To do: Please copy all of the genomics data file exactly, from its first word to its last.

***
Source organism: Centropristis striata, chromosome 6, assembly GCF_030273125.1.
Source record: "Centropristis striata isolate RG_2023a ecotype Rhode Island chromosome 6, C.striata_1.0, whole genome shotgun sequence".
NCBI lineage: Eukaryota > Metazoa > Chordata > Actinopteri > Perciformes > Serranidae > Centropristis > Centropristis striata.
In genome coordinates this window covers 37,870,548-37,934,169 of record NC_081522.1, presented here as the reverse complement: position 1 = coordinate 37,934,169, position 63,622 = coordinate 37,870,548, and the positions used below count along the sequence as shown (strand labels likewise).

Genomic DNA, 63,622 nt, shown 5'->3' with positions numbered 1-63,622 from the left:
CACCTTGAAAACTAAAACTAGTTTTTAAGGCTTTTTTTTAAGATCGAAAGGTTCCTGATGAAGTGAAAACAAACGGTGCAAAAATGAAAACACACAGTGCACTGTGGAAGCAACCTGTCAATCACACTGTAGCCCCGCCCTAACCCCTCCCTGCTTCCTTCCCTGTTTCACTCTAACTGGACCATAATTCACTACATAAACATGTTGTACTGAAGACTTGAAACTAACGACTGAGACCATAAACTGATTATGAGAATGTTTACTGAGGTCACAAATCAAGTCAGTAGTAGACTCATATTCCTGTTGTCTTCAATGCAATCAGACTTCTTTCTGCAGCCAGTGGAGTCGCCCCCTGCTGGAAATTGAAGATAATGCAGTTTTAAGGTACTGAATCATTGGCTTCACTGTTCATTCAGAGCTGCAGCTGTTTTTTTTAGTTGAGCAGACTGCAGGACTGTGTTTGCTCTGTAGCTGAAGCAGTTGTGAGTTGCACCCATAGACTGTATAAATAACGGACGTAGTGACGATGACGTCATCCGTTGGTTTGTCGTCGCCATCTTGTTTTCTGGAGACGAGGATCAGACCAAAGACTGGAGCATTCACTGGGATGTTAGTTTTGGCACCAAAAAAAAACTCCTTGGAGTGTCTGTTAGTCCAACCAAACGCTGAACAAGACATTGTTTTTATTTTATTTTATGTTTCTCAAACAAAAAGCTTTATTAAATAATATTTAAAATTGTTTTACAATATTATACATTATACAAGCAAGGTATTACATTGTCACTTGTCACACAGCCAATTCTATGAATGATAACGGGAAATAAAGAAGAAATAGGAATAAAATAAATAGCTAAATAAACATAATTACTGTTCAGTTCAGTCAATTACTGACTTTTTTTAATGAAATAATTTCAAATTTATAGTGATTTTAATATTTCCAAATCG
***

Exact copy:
Source organism: Centropristis striata, chromosome 6, assembly GCF_030273125.1.
Source record: "Centropristis striata isolate RG_2023a ecotype Rhode Island chromosome 6, C.striata_1.0, whole genome shotgun sequence".
NCBI lineage: Eukaryota > Metazoa > Chordata > Actinopteri > Perciformes > Serranidae > Centropristis > Centropristis striata.
In genome coordinates this window covers 37,870,548-37,934,169 of record NC_081522.1, presented here as the reverse complement: position 1 = coordinate 37,934,169, position 63,622 = coordinate 37,870,548, and the positions used below count along the sequence as shown (strand labels likewise).

Genomic DNA, 63,622 nt, shown 5'->3' with positions numbered 1-63,622 from the left:
CACCTTGAAAACTAAAACTAGTTTTTAAGGCTTTTTTTTAAGATCGAAAGGTTCCTGATGAAGTGAAAACAAACGGTGCAAAAATGAAAACACACAGTGCACTGTGGAAGCAACCTGTCAATCACACTGTAGCCCCGCCCTAACCCCTCCCTGCTTCCTTCCCTGTTTCACTCTAACTGGACCATAATTCACTACATAAACATGTTGTACTGAAGACTTGAAACTAACGACTGAGACCATAAACTGATTATGAGAATGTTTACTGAGGTCACAAATCAAGTCAGTAGTAGACTCATATTCCTGTTGTCTTCAATGCAATCAGACTTCTTTCTGCAGCCAGTGGAGTCGCCCCCTGCTGGAAATTGAAGATAATGCAGTTTTAAGGTACTGAATCATTGGCTTCACTGTTCATTCAGAGCTGCAGCTGTTTTTTTTAGTTGAGCAGACTGCAGGACTGTGTTTGCTCTGTAGCTGAAGCAGTTGTGAGTTGCACCCATAGACTGTATAAATAACGGACGTAGTGACGATGACGTCATCCGTTGGTTTGTCGTCGCCATCTTGTTTTCTGGAGACGAGGATCAGACCAAAGACTGGAGCATTCACTGGGATGTTAGTTTTGGCACCAAAAAAAAACTCCTTGGAGTGTCTGTTAGTCCAACCAAACGCTGAACAAGACATTGTTTTTATTTTATTTTATGTTTCTCAAACAAAAAGCTTTATTAAATAATATTTAAAATTGTTTTACAATATTATACATTATACAAGCAAGGTATTACATTGTCACTTGTCACACAGCCAATTCTATGAATGATAACGGGAAATAAAGAAGAAATAGGAATAAAATAAATAGCTAAATAAACATAATTACTGTTCAGTTCAGTCAATTACTGACTTTTTTTAATGAAATAATTTCAAATTTATAGTGATTTTAATATTTCCAAATCG